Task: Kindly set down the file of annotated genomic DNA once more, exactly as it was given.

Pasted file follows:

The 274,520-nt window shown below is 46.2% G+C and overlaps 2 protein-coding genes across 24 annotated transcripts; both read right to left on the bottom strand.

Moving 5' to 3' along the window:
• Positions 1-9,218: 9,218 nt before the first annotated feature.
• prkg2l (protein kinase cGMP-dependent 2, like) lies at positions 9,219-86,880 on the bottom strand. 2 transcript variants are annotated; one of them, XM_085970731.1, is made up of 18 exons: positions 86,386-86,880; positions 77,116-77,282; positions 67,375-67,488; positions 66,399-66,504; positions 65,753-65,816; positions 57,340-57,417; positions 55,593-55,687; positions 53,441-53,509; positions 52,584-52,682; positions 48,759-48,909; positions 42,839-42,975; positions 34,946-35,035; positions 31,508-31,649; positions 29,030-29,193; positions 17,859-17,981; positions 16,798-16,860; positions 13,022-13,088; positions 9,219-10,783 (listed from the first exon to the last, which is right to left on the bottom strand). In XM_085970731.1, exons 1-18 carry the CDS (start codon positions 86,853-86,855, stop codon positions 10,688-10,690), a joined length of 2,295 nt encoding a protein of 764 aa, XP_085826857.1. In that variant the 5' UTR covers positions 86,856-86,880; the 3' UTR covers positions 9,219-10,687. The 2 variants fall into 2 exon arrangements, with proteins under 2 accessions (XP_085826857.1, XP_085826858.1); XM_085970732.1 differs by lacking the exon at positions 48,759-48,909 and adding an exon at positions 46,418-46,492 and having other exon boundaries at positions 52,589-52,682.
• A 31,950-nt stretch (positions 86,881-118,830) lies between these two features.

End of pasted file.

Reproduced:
The 274,520-nt window shown below is 46.2% G+C and overlaps 2 protein-coding genes across 24 annotated transcripts; both read right to left on the bottom strand.

Moving 5' to 3' along the window:
• Positions 1-9,218: 9,218 nt before the first annotated feature.
• prkg2l (protein kinase cGMP-dependent 2, like) lies at positions 9,219-86,880 on the bottom strand. 2 transcript variants are annotated; one of them, XM_085970731.1, is made up of 18 exons: positions 86,386-86,880; positions 77,116-77,282; positions 67,375-67,488; positions 66,399-66,504; positions 65,753-65,816; positions 57,340-57,417; positions 55,593-55,687; positions 53,441-53,509; positions 52,584-52,682; positions 48,759-48,909; positions 42,839-42,975; positions 34,946-35,035; positions 31,508-31,649; positions 29,030-29,193; positions 17,859-17,981; positions 16,798-16,860; positions 13,022-13,088; positions 9,219-10,783 (listed from the first exon to the last, which is right to left on the bottom strand). In XM_085970731.1, exons 1-18 carry the CDS (start codon positions 86,853-86,855, stop codon positions 10,688-10,690), a joined length of 2,295 nt encoding a protein of 764 aa, XP_085826857.1. In that variant the 5' UTR covers positions 86,856-86,880; the 3' UTR covers positions 9,219-10,687. The 2 variants fall into 2 exon arrangements, with proteins under 2 accessions (XP_085826857.1, XP_085826858.1); XM_085970732.1 differs by lacking the exon at positions 48,759-48,909 and adding an exon at positions 46,418-46,492 and having other exon boundaries at positions 52,589-52,682.
• A 31,950-nt stretch (positions 86,881-118,830) lies between these two features.